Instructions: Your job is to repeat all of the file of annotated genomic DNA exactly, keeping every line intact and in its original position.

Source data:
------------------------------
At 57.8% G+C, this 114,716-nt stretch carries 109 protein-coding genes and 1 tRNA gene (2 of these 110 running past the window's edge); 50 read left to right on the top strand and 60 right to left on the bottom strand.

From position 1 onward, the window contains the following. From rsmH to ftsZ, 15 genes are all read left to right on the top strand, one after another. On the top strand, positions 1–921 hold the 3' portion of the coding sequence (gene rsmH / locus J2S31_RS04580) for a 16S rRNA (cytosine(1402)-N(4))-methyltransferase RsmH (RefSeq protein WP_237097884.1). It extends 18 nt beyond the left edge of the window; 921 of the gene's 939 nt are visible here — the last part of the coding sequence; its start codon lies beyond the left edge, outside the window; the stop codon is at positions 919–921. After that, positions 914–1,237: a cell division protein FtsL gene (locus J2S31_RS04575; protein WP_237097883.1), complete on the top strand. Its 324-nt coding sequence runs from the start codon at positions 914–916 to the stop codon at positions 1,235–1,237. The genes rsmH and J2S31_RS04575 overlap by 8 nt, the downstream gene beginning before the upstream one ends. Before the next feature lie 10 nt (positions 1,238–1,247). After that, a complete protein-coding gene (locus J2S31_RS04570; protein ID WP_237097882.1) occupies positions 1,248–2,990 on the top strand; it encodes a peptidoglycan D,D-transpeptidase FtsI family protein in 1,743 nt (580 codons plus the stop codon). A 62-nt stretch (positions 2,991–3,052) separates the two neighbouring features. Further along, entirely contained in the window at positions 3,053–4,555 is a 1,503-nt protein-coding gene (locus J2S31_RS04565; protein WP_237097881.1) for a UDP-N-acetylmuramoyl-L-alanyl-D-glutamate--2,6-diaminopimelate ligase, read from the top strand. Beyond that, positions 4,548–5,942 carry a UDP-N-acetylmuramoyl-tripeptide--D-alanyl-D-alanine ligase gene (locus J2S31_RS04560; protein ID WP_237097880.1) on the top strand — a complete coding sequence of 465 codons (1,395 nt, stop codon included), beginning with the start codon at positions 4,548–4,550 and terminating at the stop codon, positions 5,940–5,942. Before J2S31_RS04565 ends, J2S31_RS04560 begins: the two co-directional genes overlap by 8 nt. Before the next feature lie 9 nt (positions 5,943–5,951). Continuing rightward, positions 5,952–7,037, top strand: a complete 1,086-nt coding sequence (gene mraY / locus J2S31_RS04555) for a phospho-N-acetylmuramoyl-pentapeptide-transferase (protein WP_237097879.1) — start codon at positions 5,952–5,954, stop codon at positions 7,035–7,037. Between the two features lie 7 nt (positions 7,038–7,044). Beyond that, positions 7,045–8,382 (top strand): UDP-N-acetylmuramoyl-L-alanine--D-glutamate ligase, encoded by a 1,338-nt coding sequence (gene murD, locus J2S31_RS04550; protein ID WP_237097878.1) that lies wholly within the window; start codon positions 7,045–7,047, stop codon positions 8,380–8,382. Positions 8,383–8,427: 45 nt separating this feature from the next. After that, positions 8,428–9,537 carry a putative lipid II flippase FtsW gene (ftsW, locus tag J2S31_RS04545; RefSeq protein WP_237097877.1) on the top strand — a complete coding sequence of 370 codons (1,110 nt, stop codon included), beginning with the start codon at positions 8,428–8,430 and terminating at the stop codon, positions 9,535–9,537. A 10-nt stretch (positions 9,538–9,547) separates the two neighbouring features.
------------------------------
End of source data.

At 57.8% G+C, this 114,716-nt stretch carries 109 protein-coding genes and 1 tRNA gene (2 of these 110 running past the window's edge); 50 read left to right on the top strand and 60 right to left on the bottom strand.

From position 1 onward, the window contains the following. From rsmH to ftsZ, 15 genes are all read left to right on the top strand, one after another. On the top strand, positions 1–921 hold the 3' portion of the coding sequence (gene rsmH / locus J2S31_RS04580) for a 16S rRNA (cytosine(1402)-N(4))-methyltransferase RsmH (RefSeq protein WP_237097884.1). It extends 18 nt beyond the left edge of the window; 921 of the gene's 939 nt are visible here — the last part of the coding sequence; its start codon lies beyond the left edge, outside the window; the stop codon is at positions 919–921. After that, positions 914–1,237: a cell division protein FtsL gene (locus J2S31_RS04575; protein WP_237097883.1), complete on the top strand. Its 324-nt coding sequence runs from the start codon at positions 914–916 to the stop codon at positions 1,235–1,237. The genes rsmH and J2S31_RS04575 overlap by 8 nt, the downstream gene beginning before the upstream one ends. Before the next feature lie 10 nt (positions 1,238–1,247). After that, a complete protein-coding gene (locus J2S31_RS04570; protein ID WP_237097882.1) occupies positions 1,248–2,990 on the top strand; it encodes a peptidoglycan D,D-transpeptidase FtsI family protein in 1,743 nt (580 codons plus the stop codon). A 62-nt stretch (positions 2,991–3,052) separates the two neighbouring features. Further along, entirely contained in the window at positions 3,053–4,555 is a 1,503-nt protein-coding gene (locus J2S31_RS04565; protein WP_237097881.1) for a UDP-N-acetylmuramoyl-L-alanyl-D-glutamate--2,6-diaminopimelate ligase, read from the top strand. Beyond that, positions 4,548–5,942 carry a UDP-N-acetylmuramoyl-tripeptide--D-alanyl-D-alanine ligase gene (locus J2S31_RS04560; protein ID WP_237097880.1) on the top strand — a complete coding sequence of 465 codons (1,395 nt, stop codon included), beginning with the start codon at positions 4,548–4,550 and terminating at the stop codon, positions 5,940–5,942. Before J2S31_RS04565 ends, J2S31_RS04560 begins: the two co-directional genes overlap by 8 nt. Before the next feature lie 9 nt (positions 5,943–5,951). Continuing rightward, positions 5,952–7,037, top strand: a complete 1,086-nt coding sequence (gene mraY / locus J2S31_RS04555) for a phospho-N-acetylmuramoyl-pentapeptide-transferase (protein WP_237097879.1) — start codon at positions 5,952–5,954, stop codon at positions 7,035–7,037. Between the two features lie 7 nt (positions 7,038–7,044). Beyond that, positions 7,045–8,382 (top strand): UDP-N-acetylmuramoyl-L-alanine--D-glutamate ligase, encoded by a 1,338-nt coding sequence (gene murD, locus J2S31_RS04550; protein ID WP_237097878.1) that lies wholly within the window; start codon positions 7,045–7,047, stop codon positions 8,380–8,382. Positions 8,383–8,427: 45 nt separating this feature from the next. After that, positions 8,428–9,537 carry a putative lipid II flippase FtsW gene (ftsW, locus tag J2S31_RS04545; RefSeq protein WP_237097877.1) on the top strand — a complete coding sequence of 370 codons (1,110 nt, stop codon included), beginning with the start codon at positions 8,428–8,430 and terminating at the stop codon, positions 9,535–9,537. A 10-nt stretch (positions 9,538–9,547) separates the two neighbouring features.